However, prisoners can earn as low as $0.23 to $1.15 per hour or more in most U.S. prisons. The rate for this labor varies between states and some states do not pay prisoners for any labor. South Carolina has eradicated payment for prisoners for whatever jobs they perform while under their supervision, while Texas and Alabama have reportedly defaulted on paying wages to prisoners for labor.
For accountability, prisoners who receive meager payments may not get a paper check but may see their funds placed into a trust account, which can be accessed once their sentence is over. In some prisons, a prisoner may get paid bi-weekly and are able to purchase goods from the prison commissary through their account. Commodities such as taxpayers' money only cover the necessary services provided for them. Most times, the wages which are earned by these prisoners are mostly spent on phone cards, feminine hygiene items, and basic amenities.
The discussion on wages for prisoners' labor has been a matter of debate about adequate implementation and the possible raise in wages. This argument doesn't sit well with states who are responsible for the payment of the penal labor wage, as they intend to make as much profit. These conditions are unfavorable for prisoners as they are subjected to punishment for failure to get involved in assigned jobs. Some jobs that prisoners do and may earn wages for include laundry, custodial, maintenance, and food service.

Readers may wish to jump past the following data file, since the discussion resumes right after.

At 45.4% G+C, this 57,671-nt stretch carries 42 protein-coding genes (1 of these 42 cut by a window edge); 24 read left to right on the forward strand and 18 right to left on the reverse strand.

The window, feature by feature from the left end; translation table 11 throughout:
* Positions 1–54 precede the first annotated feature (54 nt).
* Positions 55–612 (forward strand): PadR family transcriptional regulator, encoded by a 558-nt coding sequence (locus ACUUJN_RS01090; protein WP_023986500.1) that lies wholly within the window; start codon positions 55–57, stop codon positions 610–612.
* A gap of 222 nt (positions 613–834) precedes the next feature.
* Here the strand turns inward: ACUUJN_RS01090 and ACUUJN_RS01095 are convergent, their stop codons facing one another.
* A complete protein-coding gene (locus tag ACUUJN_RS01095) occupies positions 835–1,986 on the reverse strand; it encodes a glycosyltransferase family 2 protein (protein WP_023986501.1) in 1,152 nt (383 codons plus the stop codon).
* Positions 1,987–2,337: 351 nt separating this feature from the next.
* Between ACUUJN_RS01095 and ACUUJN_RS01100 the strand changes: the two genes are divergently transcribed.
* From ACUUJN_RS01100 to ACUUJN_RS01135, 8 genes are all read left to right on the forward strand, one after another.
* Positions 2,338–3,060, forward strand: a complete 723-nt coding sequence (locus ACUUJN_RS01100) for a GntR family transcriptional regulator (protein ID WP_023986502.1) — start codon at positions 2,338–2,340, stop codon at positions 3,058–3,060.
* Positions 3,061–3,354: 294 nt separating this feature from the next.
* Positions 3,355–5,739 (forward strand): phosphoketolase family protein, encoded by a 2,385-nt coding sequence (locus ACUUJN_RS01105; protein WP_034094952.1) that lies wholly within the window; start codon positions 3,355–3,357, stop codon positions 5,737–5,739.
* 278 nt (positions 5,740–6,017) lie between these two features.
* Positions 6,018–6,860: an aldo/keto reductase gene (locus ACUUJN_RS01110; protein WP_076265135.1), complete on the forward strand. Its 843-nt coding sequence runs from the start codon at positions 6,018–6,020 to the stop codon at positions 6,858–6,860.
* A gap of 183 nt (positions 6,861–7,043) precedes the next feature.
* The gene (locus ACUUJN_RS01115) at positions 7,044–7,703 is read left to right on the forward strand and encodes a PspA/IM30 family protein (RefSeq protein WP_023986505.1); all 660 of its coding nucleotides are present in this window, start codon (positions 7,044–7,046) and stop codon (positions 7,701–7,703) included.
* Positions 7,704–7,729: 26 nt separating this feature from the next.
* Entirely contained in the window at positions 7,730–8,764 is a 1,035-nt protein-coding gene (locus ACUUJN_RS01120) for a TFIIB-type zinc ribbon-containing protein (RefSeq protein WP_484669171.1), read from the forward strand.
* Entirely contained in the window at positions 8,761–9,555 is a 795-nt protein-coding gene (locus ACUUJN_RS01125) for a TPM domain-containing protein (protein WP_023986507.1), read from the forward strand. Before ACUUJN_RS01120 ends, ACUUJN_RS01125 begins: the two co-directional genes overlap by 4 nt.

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These punishments could get up to the point of solitary confinement for the prisoners, and they are forced to undergo strenuous work by corporations who hire them for menial to low-level tiers of work. Also, the earnings of the prisoners are used for family support, release, and reparation funds to the families of those who were a victim of their crimes. Most times, after all the deductions, the ex-convict is usually freed with little or no earnings to use in their assimilation into society.
For those prisoners who are left to survive prison time with little or no labor wage, the way through which they can cope while incarcerated is through receiving money from family and friends that goes into their accounts. This allows them to get more or better commodities that would help their stay in correctional facilities be more bearable.
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Another issue for most prisoners is COVID-19's influence on prison labor; this issue, which should have been addressed by the United States Bureau of Prison, has been side-looked. This impact has now forced prisoners to work more than before in a bid to cover the shortage of manpower in the free world. This exploitation is unfair as the amount of work they carry out isn't in tandem with the pay they receive while still being exposed to possible infection.
In conclusion, a better approach must be made to handling prisoner labor wages in federal and state prisons. Prisoners can use the benefit of potentially having a better life when and if they leave the correctional facilities. For more detailed information regarding how much prisoners earn in each state and each state’s wage policies, click here.
For more information about prisoner labor and the criminal justice system, click on the link below:
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We Are Not Slaves: State Violence, Coerced Labor, and Prisoners' Rights in Postwar America (Justice, Power, and Politics) Hardcover – January 13, 2020 by Robert T. Chase